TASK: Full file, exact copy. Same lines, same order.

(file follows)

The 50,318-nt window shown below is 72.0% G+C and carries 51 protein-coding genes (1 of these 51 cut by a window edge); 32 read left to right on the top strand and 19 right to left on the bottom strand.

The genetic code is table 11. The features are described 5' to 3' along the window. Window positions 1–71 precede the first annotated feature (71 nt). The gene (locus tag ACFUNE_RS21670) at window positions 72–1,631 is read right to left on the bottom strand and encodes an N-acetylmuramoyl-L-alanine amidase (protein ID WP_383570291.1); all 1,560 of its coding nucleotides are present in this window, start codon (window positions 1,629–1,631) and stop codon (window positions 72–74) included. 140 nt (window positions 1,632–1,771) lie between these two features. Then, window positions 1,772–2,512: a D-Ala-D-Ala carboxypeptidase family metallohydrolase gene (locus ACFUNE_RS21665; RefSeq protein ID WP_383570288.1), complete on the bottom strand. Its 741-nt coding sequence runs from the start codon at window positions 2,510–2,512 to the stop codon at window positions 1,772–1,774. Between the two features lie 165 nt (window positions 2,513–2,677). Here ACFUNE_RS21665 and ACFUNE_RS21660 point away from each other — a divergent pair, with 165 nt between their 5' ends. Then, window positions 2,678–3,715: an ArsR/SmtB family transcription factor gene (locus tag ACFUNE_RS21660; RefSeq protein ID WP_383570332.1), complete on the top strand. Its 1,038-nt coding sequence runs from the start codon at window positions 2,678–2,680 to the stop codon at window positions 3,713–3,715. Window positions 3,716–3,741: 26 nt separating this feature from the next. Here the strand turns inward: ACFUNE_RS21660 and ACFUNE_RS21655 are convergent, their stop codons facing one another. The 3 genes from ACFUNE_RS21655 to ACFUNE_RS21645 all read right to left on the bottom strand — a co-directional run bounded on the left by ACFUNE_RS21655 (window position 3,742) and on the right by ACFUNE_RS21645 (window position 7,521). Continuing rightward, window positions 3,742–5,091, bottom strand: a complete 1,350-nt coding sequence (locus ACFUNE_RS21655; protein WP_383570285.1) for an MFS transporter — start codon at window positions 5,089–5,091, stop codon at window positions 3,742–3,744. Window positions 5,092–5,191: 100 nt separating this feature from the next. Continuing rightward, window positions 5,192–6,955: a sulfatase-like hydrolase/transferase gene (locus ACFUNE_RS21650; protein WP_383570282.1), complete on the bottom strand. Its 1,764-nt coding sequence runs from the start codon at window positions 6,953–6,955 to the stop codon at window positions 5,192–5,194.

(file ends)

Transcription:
The 50,318-nt window shown below is 72.0% G+C and carries 51 protein-coding genes (1 of these 51 cut by a window edge); 32 read left to right on the top strand and 19 right to left on the bottom strand.

The genetic code is table 11. The features are described 5' to 3' along the window. Window positions 1–71 precede the first annotated feature (71 nt). The gene (locus tag ACFUNE_RS21670) at window positions 72–1,631 is read right to left on the bottom strand and encodes an N-acetylmuramoyl-L-alanine amidase (protein ID WP_383570291.1); all 1,560 of its coding nucleotides are present in this window, start codon (window positions 1,629–1,631) and stop codon (window positions 72–74) included. 140 nt (window positions 1,632–1,771) lie between these two features. Then, window positions 1,772–2,512: a D-Ala-D-Ala carboxypeptidase family metallohydrolase gene (locus ACFUNE_RS21665; RefSeq protein ID WP_383570288.1), complete on the bottom strand. Its 741-nt coding sequence runs from the start codon at window positions 2,510–2,512 to the stop codon at window positions 1,772–1,774. Between the two features lie 165 nt (window positions 2,513–2,677). Here ACFUNE_RS21665 and ACFUNE_RS21660 point away from each other — a divergent pair, with 165 nt between their 5' ends. Then, window positions 2,678–3,715: an ArsR/SmtB family transcription factor gene (locus tag ACFUNE_RS21660; RefSeq protein ID WP_383570332.1), complete on the top strand. Its 1,038-nt coding sequence runs from the start codon at window positions 2,678–2,680 to the stop codon at window positions 3,713–3,715. Window positions 3,716–3,741: 26 nt separating this feature from the next. Here the strand turns inward: ACFUNE_RS21660 and ACFUNE_RS21655 are convergent, their stop codons facing one another. The 3 genes from ACFUNE_RS21655 to ACFUNE_RS21645 all read right to left on the bottom strand — a co-directional run bounded on the left by ACFUNE_RS21655 (window position 3,742) and on the right by ACFUNE_RS21645 (window position 7,521). Continuing rightward, window positions 3,742–5,091, bottom strand: a complete 1,350-nt coding sequence (locus ACFUNE_RS21655; protein WP_383570285.1) for an MFS transporter — start codon at window positions 5,089–5,091, stop codon at window positions 3,742–3,744. Window positions 5,092–5,191: 100 nt separating this feature from the next. Continuing rightward, window positions 5,192–6,955: a sulfatase-like hydrolase/transferase gene (locus ACFUNE_RS21650; protein WP_383570282.1), complete on the bottom strand. Its 1,764-nt coding sequence runs from the start codon at window positions 6,953–6,955 to the stop codon at window positions 5,192–5,194.